George Bush, Jr. has said in campaign speeches "I will do everything I can to defend the power of private property and private property rights when I am the governor of this state." Apparently this deal was not covered by that statement, since he wasn't governor yet.
He claims that he "wasn't aware of the details" of the land condemnations, even though he was the team's managing general partner and has bragged about personally getting the stadium built. But he told the Fort Worth Star-Telegram in October 1990 that "The idea of making a land play, absolutely, to plunk the field down in the middle of a big piece of land, that's kind of always been the strategy."
And the key to their land play was always the strong arm of government. A memo from Arlington real estate broker Mike Reilly to Rangers President Tom Schieffer dated October 26, 1990 - the day before Bush's comment about the land play - said "In this particular situation our first offer should be our final offer ... If this fails, we will probably have to initiate condemnation proceedings after the bond election passes."
On the first day of the 1993 campaign, Bush said "The best way to allocate resources in our society is through the marketplace. Not through a governing elite." Not through a private sports team buying in the President's son cheap, and then getting the government to hand them extremely valuable land.
The Bush family spin is that the governor quit drinking cold turkey on his 40th birthday, straightened out by the love of a good woman (his wife, Laura.) They even pull out their secret weapon, lovable Barbara Bush, with anecdotes about what a rascal little George Junior was.
But the explosive element here is not booze. It's sex, drugs and hypocrisy. Frankly, it doesn't bother us if candidates have partied, even a lot. Who wants a bunch of namby-pamby boy scouts running the country? But George Bush Jr. makes a big point of travelling around the country and lecturing students on staying celibate, sober and drug free. He does not permit the option of partying hard until you're 40 and then stopping.
No Handcuffs or Dwarf OrgiesJunior is so worried about his past that he hired a private detective to investigate himself. (I guess he can't remember what he did at those parties, which tells you something right there.)
According to an unnamed insider quoted on MSNBC, Bush "isn't terribly thrilled" about what they found, though no one is spilling the details (yet). "No handcuffs or dwarf orgies, but he was a handsome, rich playboy and lived that life," the insider said.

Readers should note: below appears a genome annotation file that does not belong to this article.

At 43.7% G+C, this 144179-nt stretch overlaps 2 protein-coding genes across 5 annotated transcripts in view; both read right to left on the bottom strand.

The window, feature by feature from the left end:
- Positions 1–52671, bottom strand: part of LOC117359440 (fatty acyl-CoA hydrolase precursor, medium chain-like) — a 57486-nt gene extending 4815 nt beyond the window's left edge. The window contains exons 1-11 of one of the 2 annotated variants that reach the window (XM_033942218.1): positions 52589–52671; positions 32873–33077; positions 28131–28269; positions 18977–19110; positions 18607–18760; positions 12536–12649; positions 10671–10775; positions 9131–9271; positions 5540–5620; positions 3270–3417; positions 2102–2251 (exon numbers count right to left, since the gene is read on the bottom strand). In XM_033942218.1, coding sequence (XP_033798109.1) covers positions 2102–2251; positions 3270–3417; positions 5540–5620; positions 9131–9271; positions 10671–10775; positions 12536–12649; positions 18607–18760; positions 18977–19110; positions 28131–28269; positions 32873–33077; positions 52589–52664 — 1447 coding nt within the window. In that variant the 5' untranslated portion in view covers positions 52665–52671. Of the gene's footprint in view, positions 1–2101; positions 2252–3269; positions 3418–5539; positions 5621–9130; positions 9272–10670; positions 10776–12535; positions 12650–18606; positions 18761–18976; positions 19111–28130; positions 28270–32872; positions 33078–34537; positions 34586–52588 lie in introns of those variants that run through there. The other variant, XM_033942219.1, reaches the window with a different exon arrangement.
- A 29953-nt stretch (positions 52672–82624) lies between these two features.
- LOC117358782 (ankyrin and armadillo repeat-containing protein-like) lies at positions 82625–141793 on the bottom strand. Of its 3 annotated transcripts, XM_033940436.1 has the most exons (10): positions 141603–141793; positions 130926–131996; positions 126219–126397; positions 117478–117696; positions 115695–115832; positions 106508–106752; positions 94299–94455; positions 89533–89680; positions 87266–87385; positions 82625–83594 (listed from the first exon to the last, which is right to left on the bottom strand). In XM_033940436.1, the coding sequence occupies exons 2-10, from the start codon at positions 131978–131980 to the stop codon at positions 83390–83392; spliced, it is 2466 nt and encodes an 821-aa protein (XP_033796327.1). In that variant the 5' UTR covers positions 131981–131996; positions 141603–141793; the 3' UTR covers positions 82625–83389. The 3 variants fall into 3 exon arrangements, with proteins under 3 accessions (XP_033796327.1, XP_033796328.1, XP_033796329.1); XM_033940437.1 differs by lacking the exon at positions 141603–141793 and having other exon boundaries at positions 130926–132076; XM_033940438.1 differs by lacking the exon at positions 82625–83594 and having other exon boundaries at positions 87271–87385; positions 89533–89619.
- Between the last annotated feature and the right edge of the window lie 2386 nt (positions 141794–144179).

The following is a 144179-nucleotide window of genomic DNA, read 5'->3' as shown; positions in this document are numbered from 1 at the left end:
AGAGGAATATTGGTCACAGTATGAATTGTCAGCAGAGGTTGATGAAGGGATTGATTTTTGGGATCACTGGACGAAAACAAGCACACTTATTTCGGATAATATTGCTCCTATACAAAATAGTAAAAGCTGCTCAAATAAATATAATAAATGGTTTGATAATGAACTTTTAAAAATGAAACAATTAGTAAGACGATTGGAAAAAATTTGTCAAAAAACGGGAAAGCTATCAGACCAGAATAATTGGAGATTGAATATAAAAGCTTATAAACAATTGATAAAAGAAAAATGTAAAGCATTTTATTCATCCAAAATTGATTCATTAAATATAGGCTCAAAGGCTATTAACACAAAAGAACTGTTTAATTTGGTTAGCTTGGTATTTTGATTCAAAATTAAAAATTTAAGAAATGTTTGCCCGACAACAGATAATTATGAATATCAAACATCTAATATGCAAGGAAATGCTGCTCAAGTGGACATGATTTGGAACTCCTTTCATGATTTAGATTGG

Sex: Bush volunteers to reporters that he has been faithful to his wife. However, he was married at 31 and makes no claim of virginity before that point, even as he lectures the youth of today to remain celibate. A Clinton aide who was in Bush's class at Yale has already warned him that "People who live in glass houses shouldn't throw stones."
Drugs: No one is speaking for the record, and there is no solid proof that we know of, but there are consistent rumors of Bush not only smoking pot but snorting cocaine during his partying heyday in the 1970s. Bush does not deny any of this. When Newsweek asked "If you're asked specifically about marijuana or cocaine, what's the answer?" and Bush replied "I will say what I did as a youth is irrelevant to this campaign. What is relevant is, have you grown up, and I have."
Bush has continued to repeat this line, and his other catch phrase "When I was young and irresponsible, I was really young and irresponsible." But increasingly voters and his opponents are not accepting these evasions. So, under persistent questioning, Bush has now given a little detail. Junior was asked by the Dallas Morning News about the standard FBI background check, used in the Clinton administration, which asks whether potential White House employees have used drugs in the last 7 years. He said "As I understand it, the current form asks the question, 'Did somebody use drugs within the last seven years?' and I will be glad to answer that question, and the answer is 'No.' " That's a relief, however it totally undercuts his reason for not answering the general question, that he was going to avoid any details. How about 7-10 years ago? How about 10-15? There are many people in Texas jails currently serving jail time for possession of drugs 10 years ago. Does Bush think he is better than these people? Or just luckier? Or just richer?
Rock and Roll: Bush keeps a picture of himself with two members of ZZ Top, but does not play the song "Tube Steak Boogie" during his celibacy lectures. We have found no evidence to support the the most explosive allegation so far; that Bush played air guitar to a Foghat record at a party in the late 1970s. But he won't deny it, either.
When pressed on the hypocrisy issue, he speaks to hypocritical baby boomer parents everywhere: "If I were you, I wouldn't tell your kids that you smoked pot unless you want 'em to smoke pot. I think it's important for leaders, and parents, not to send mixed signals. I don't want some kid saying, 'Well, Governor Bush tried it.'"